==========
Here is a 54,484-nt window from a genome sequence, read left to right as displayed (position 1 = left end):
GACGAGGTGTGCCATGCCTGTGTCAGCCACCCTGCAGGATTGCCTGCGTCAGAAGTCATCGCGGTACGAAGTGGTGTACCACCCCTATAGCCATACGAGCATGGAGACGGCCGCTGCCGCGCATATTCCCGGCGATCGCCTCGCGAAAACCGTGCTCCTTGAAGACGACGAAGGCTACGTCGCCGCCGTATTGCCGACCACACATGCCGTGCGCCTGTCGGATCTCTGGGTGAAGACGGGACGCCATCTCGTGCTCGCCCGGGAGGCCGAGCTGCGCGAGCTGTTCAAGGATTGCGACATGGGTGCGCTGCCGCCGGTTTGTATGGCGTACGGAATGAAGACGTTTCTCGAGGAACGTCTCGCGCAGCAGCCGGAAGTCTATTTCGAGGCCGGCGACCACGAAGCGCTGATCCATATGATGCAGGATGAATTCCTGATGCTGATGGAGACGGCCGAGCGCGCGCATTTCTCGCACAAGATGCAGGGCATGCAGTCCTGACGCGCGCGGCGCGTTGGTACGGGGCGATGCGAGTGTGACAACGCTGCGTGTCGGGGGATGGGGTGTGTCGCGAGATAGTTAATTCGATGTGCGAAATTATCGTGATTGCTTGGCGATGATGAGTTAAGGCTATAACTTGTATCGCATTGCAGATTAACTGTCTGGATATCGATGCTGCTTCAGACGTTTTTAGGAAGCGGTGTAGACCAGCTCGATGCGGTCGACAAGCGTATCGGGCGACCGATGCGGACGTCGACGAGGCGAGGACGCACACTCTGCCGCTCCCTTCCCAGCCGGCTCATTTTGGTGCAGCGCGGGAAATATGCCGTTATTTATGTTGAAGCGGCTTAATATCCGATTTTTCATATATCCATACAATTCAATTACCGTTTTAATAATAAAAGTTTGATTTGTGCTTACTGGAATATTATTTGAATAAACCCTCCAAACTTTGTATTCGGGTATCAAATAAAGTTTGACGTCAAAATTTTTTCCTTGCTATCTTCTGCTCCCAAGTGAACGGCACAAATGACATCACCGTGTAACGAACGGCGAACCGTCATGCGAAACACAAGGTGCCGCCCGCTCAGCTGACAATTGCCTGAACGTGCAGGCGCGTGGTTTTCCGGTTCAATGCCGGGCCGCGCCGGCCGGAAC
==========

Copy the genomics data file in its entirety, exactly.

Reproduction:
Here is a 54,484-nt window from a genome sequence, read left to right as displayed (position 1 = left end):
GACGAGGTGTGCCATGCCTGTGTCAGCCACCCTGCAGGATTGCCTGCGTCAGAAGTCATCGCGGTACGAAGTGGTGTACCACCCCTATAGCCATACGAGCATGGAGACGGCCGCTGCCGCGCATATTCCCGGCGATCGCCTCGCGAAAACCGTGCTCCTTGAAGACGACGAAGGCTACGTCGCCGCCGTATTGCCGACCACACATGCCGTGCGCCTGTCGGATCTCTGGGTGAAGACGGGACGCCATCTCGTGCTCGCCCGGGAGGCCGAGCTGCGCGAGCTGTTCAAGGATTGCGACATGGGTGCGCTGCCGCCGGTTTGTATGGCGTACGGAATGAAGACGTTTCTCGAGGAACGTCTCGCGCAGCAGCCGGAAGTCTATTTCGAGGCCGGCGACCACGAAGCGCTGATCCATATGATGCAGGATGAATTCCTGATGCTGATGGAGACGGCCGAGCGCGCGCATTTCTCGCACAAGATGCAGGGCATGCAGTCCTGACGCGCGCGGCGCGTTGGTACGGGGCGATGCGAGTGTGACAACGCTGCGTGTCGGGGGATGGGGTGTGTCGCGAGATAGTTAATTCGATGTGCGAAATTATCGTGATTGCTTGGCGATGATGAGTTAAGGCTATAACTTGTATCGCATTGCAGATTAACTGTCTGGATATCGATGCTGCTTCAGACGTTTTTAGGAAGCGGTGTAGACCAGCTCGATGCGGTCGACAAGCGTATCGGGCGACCGATGCGGACGTCGACGAGGCGAGGACGCACACTCTGCCGCTCCCTTCCCAGCCGGCTCATTTTGGTGCAGCGCGGGAAATATGCCGTTATTTATGTTGAAGCGGCTTAATATCCGATTTTTCATATATCCATACAATTCAATTACCGTTTTAATAATAAAAGTTTGATTTGTGCTTACTGGAATATTATTTGAATAAACCCTCCAAACTTTGTATTCGGGTATCAAATAAAGTTTGACGTCAAAATTTTTTCCTTGCTATCTTCTGCTCCCAAGTGAACGGCACAAATGACATCACCGTGTAACGAACGGCGAACCGTCATGCGAAACACAAGGTGCCGCCCGCTCAGCTGACAATTGCCTGAACGTGCAGGCGCGTGGTTTTCCGGTTCAATGCCGGGCCGCGCCGGCCGGAAC